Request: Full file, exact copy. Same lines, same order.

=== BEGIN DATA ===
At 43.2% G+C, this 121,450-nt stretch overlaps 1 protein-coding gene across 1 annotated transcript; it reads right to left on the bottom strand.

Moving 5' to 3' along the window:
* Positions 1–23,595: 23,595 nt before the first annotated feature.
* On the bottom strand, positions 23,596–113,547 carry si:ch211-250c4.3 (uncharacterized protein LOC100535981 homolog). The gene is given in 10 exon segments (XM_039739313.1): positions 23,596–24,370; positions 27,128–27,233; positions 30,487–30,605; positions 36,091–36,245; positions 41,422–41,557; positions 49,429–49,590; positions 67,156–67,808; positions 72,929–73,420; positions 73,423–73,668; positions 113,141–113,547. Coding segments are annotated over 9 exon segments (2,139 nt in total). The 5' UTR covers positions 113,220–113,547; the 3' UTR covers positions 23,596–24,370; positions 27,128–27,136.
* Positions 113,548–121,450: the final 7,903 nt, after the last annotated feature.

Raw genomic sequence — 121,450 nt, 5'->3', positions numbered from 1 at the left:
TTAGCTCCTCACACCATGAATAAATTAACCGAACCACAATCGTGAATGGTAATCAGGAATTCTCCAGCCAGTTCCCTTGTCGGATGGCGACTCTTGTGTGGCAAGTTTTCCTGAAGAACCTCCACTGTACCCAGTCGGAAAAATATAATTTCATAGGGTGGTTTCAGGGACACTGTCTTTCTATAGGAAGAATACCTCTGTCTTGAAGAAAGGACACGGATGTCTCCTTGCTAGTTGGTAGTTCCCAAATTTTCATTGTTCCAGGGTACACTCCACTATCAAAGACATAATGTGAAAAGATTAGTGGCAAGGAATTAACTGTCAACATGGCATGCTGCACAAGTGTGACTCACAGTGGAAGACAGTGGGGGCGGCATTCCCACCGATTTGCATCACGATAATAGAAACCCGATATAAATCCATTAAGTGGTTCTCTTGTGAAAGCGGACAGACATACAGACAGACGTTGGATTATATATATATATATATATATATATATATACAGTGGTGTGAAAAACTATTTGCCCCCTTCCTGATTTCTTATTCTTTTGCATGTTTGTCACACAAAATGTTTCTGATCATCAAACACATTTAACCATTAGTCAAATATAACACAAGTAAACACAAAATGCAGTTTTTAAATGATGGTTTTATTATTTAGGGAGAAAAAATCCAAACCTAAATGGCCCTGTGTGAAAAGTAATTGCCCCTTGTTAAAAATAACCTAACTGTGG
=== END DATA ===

At 43.2% G+C, this 121,450-nt stretch overlaps 1 protein-coding gene across 1 annotated transcript; it reads right to left on the bottom strand.

Moving 5' to 3' along the window:
* Positions 1–23,595: 23,595 nt before the first annotated feature.
* On the bottom strand, positions 23,596–113,547 carry si:ch211-250c4.3 (uncharacterized protein LOC100535981 homolog). The gene is given in 10 exon segments (XM_039739313.1): positions 23,596–24,370; positions 27,128–27,233; positions 30,487–30,605; positions 36,091–36,245; positions 41,422–41,557; positions 49,429–49,590; positions 67,156–67,808; positions 72,929–73,420; positions 73,423–73,668; positions 113,141–113,547. Coding segments are annotated over 9 exon segments (2,139 nt in total). The 5' UTR covers positions 113,220–113,547; the 3' UTR covers positions 23,596–24,370; positions 27,128–27,136.
* Positions 113,548–121,450: the final 7,903 nt, after the last annotated feature.

Raw genomic sequence — 121,450 nt, 5'->3', positions numbered from 1 at the left:
TTAGCTCCTCACACCATGAATAAATTAACCGAACCACAATCGTGAATGGTAATCAGGAATTCTCCAGCCAGTTCCCTTGTCGGATGGCGACTCTTGTGTGGCAAGTTTTCCTGAAGAACCTCCACTGTACCCAGTCGGAAAAATATAATTTCATAGGGTGGTTTCAGGGACACTGTCTTTCTATAGGAAGAATACCTCTGTCTTGAAGAAAGGACACGGATGTCTCCTTGCTAGTTGGTAGTTCCCAAATTTTCATTGTTCCAGGGTACACTCCACTATCAAAGACATAATGTGAAAAGATTAGTGGCAAGGAATTAACTGTCAACATGGCATGCTGCACAAGTGTGACTCACAGTGGAAGACAGTGGGGGCGGCATTCCCACCGATTTGCATCACGATAATAGAAACCCGATATAAATCCATTAAGTGGTTCTCTTGTGAAAGCGGACAGACATACAGACAGACGTTGGATTATATATATATATATATATATATATATATACAGTGGTGTGAAAAACTATTTGCCCCCTTCCTGATTTCTTATTCTTTTGCATGTTTGTCACACAAAATGTTTCTGATCATCAAACACATTTAACCATTAGTCAAATATAACACAAGTAAACACAAAATGCAGTTTTTAAATGATGGTTTTATTATTTAGGGAGAAAAAATCCAAACCTAAATGGCCCTGTGTGAAAAGTAATTGCCCCTTGTTAAAAATAACCTAACTGTGG